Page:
Under the present state of the law, when an accident arising out of and in the course of employment produces a total and permanent disability, our law allows compensation in the same amount and for the same period, whether it was the accident alone that caused the disability or whether it was the accident in conjunction with a pre-existing condition. If the One Per Cent Fund is liable for part of the compensation, the employer is relieved to that extent; otherwise the employer must pay all the compensation to which the employee is entitled. Where, as in the instant case, an employee was a competent working unit, without any obvious physical incapacity, and the accident acting upon underlying and causally related physical conditions turned him into a person incapable of pursuing any gainful occupation, the employee's total disability is chargeable to the employment mishap and none of it is chargeable to the One Per Cent Fund.
Respondent argues that there is no testimony in the case showing that the 1957 infarction aggravated, activated or accelerated petitioner's pre-existing condition, and that paragraph (c) of N.J.S.A. 34:15-95 is therefore not effective to take the case out of the coverage of the One Per Cent Fund. To this there are several answers.
True, there is no testimony expressly to the effect stated, but this may be because no legal representative of
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the Fund was present to address questions designed to elicit the information from any of the witnesses. Had there been, there might well have been testimony to the effect that the previously weakened arteries and the heart constitute part of a single cardiovascular system and that the strain of the work episode on August 27, 1957, while manifested dramatically only by the coronary occlusion, aggravated and accelerated the pathology of the cardiovascular system as a whole. But whether this is so or not, the determinative factor is that the One Per Cent Fund was never applicable where there was a causal connection between the earlier condition and the later accident, whether the earlier contributed to the later or vice versa. This is implicit in the reasoning in such cases as Balash v. Harper and Walsh v. Kotler , both supra. See also In re Glennon , 18 N.J. Misc. 196, 197 (C.P. 1940). Although we need express no considered opinion on the point, it is persuasively arguable that paragraph (a) of the cited section covers the case of a prior condition contributing to the later condition or accident, and applies here, since the compensable disability here was precipitated by the 1957 occlusion and does constitute total and permanent disability within the meaning of the act. Paragraph (a) reads as follows:
"(a) If the disability resulting from the injury caused by his last compensable accident in itself and irrespective of any previous condition or disability constitutes total and permanent disability within the meaning of this Title."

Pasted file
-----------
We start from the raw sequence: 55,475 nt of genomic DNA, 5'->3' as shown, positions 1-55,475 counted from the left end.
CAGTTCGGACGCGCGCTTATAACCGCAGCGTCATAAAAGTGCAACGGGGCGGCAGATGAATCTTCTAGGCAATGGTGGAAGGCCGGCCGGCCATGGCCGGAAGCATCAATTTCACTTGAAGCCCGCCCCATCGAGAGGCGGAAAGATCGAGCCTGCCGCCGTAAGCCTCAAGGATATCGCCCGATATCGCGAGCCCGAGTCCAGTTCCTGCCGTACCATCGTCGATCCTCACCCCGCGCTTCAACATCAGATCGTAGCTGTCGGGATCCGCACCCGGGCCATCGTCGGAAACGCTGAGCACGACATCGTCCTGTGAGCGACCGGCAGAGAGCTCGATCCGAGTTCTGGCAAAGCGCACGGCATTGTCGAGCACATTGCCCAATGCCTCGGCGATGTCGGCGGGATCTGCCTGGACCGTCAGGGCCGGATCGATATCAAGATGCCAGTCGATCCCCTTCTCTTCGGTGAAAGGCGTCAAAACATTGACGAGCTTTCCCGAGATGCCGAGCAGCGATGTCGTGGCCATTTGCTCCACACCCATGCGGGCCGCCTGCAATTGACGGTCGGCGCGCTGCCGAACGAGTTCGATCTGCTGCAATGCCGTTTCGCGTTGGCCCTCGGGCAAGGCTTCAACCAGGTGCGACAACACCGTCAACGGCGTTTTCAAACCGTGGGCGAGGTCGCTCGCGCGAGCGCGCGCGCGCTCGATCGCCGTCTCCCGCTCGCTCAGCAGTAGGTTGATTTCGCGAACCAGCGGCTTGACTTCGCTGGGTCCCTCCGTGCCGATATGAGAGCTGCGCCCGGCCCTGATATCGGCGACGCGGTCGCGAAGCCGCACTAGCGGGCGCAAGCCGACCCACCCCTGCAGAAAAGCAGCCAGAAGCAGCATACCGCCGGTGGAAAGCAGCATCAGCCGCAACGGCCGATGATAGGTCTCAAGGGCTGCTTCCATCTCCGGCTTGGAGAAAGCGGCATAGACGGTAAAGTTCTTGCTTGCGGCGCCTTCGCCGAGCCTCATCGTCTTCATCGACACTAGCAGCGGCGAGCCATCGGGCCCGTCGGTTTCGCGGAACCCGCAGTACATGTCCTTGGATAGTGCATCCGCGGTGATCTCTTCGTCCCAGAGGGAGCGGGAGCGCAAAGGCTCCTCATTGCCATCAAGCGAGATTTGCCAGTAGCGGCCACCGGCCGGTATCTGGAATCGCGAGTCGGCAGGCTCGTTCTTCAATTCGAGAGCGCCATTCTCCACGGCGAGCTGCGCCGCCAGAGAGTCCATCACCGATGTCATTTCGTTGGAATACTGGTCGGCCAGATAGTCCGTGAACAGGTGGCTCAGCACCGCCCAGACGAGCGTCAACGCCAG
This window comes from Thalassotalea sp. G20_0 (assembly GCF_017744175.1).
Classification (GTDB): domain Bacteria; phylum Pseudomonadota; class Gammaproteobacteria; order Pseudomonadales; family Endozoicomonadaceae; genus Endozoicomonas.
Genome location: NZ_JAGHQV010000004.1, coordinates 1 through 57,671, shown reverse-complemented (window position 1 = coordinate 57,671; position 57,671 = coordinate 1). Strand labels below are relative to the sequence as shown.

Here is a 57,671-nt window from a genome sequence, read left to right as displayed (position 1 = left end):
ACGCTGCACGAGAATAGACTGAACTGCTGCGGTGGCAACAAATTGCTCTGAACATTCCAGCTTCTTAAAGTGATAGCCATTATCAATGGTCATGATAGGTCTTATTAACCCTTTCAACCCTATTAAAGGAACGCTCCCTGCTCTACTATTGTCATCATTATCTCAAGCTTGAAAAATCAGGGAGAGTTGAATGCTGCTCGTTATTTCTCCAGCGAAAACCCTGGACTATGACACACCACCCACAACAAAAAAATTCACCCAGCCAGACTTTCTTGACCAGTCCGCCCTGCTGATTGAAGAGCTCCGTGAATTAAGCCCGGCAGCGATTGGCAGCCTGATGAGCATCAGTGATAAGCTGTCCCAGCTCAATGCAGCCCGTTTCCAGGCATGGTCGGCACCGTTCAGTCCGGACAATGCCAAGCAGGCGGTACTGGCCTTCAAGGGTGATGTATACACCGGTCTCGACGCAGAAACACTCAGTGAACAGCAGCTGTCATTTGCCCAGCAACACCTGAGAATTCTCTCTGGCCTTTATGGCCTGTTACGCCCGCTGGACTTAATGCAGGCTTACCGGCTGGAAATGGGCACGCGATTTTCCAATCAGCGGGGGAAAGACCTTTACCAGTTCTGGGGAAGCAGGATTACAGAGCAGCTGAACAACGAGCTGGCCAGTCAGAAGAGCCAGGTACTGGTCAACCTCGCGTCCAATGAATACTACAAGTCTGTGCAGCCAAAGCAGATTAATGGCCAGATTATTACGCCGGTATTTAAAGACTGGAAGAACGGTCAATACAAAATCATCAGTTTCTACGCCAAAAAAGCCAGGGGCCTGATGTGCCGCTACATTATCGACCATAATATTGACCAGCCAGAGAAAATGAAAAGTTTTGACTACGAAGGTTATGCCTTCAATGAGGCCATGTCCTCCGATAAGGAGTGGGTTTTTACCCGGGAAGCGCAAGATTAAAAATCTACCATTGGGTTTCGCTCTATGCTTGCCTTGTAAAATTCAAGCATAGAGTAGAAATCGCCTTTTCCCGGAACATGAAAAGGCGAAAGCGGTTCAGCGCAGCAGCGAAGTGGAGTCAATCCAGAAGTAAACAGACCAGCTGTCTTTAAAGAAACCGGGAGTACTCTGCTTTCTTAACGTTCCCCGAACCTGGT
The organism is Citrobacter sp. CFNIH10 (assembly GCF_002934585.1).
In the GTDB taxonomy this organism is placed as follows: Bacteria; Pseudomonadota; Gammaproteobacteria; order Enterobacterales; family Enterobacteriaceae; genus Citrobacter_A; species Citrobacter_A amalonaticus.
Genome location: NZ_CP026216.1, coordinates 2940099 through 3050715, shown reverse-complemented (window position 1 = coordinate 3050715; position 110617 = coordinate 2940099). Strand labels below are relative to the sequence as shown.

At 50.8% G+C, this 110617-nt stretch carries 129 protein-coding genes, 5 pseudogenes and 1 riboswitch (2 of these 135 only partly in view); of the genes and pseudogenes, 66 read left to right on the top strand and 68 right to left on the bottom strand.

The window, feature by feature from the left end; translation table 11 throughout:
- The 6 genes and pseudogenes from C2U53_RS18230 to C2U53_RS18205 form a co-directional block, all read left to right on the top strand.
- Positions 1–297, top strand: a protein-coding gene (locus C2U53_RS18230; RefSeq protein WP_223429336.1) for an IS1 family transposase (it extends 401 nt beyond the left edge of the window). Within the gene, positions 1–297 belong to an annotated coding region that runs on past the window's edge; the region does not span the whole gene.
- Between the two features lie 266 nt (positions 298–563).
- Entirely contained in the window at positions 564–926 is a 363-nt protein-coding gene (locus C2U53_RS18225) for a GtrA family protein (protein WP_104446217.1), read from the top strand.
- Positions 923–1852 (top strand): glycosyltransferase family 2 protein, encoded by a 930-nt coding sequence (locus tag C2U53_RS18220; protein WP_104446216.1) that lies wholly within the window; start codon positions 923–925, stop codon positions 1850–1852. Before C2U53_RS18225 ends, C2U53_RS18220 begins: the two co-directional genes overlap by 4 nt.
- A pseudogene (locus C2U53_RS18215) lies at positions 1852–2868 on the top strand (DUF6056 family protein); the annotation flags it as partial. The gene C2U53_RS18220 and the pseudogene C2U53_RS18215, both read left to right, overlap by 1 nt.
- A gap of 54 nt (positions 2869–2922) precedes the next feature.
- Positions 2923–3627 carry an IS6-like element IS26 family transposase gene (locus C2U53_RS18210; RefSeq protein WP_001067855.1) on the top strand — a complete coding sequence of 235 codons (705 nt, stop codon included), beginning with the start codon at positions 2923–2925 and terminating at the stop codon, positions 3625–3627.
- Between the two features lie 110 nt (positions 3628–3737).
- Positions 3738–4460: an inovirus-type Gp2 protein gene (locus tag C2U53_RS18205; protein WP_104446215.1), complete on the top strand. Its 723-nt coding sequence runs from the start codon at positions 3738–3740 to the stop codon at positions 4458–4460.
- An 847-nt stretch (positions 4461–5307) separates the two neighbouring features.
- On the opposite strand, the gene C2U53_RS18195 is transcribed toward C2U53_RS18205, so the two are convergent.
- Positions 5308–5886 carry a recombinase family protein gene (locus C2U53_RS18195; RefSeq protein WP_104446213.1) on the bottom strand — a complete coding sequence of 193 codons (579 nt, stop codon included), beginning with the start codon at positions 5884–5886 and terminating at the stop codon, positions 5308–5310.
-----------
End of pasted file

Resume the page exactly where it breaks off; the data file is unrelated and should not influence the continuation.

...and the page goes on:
In other words, reading paragraph (a) in pari materia with the remainder of the act and interpretive cases, it may be concluded that if the later accident is a competent producing cause of the entire resulting disability, and the earlier condition is causally contributive to the later condition or accident or accelerated or aggravated thereby, the employer bears the full liability and the Fund is exempt.
That the generalized arteriosclerotic condition was causally related to the 1957 coronary accident of this petitioner
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is self-evident as a matter of common medical knowledge which has been attested in many of our cases. See Ciuba v. Irvington Varnish and Insulator Co. , 27 N.J. 127, 137 (1958); Kream v. Public Service Coordinated Transport , 24 N.J. 432, 435 (1957); Pitkethly v. City of Paterson , 12 N.J. 564, 568 (1953); Lohndorf v. Peper Bros. Paint Co. , 134 N.J.L. 156, 159 (Sup. Ct. 1946), affirmed 135 N.J.L. 352 (E. & A. 1947); Joseph Dixon Crucible Co. v. Law , 135 N.J.L. 528, 529 (Sup. Ct. 1947). Had a specific question in that regard been addressed to either of the medical witnesses here the same hypothesis would undoubtedly have been elicited. It is implicit in the testimony of Dr. Grunt, quoted above. Nor was Dr. Lieb purporting to express a contrary opinion when he allocated 50% of the over-all total disability to the heart and the remainder to the sclerotic condition and related diabetes. He was simply apportioning the components of the resulting disability by degree of contribution, not giving an opinion on the matter of their causal relationship to each other.
We consequently conclude that full responsibility for the total disability falls upon the respondent employer, as the County Court properly found. We note that no question was raised as to the quantum of benefits to which the employee became entitled by reason of his permanent total disability, as determined by the County Court.
Accordingly, the judgment of the Hudson County Court is in all respects affirmed.